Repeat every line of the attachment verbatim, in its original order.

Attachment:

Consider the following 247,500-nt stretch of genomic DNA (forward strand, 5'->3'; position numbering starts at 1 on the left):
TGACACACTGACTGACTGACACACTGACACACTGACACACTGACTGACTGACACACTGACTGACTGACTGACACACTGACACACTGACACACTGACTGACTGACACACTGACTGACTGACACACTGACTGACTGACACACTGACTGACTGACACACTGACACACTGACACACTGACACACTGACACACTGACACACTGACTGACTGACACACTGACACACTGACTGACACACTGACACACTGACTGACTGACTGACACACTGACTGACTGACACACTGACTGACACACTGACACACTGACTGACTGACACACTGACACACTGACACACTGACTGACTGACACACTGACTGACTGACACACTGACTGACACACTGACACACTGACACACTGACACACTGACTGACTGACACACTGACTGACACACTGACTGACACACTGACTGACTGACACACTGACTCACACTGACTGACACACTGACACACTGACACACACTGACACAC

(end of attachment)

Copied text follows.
Consider the following 247,500-nt stretch of genomic DNA (forward strand, 5'->3'; position numbering starts at 1 on the left):
TGACACACTGACTGACTGACACACTGACACACTGACACACTGACTGACTGACACACTGACTGACTGACTGACACACTGACACACTGACACACTGACTGACTGACACACTGACTGACTGACACACTGACTGACTGACACACTGACTGACTGACACACTGACACACTGACACACTGACACACTGACACACTGACACACTGACTGACTGACACACTGACACACTGACTGACACACTGACACACTGACTGACTGACTGACACACTGACTGACTGACACACTGACTGACACACTGACACACTGACTGACTGACACACTGACACACTGACACACTGACTGACTGACACACTGACTGACTGACACACTGACTGACACACTGACACACTGACACACTGACACACTGACTGACTGACACACTGACTGACACACTGACTGACACACTGACTGACTGACACACTGACTCACACTGACTGACACACTGACACACTGACACACACTGACACAC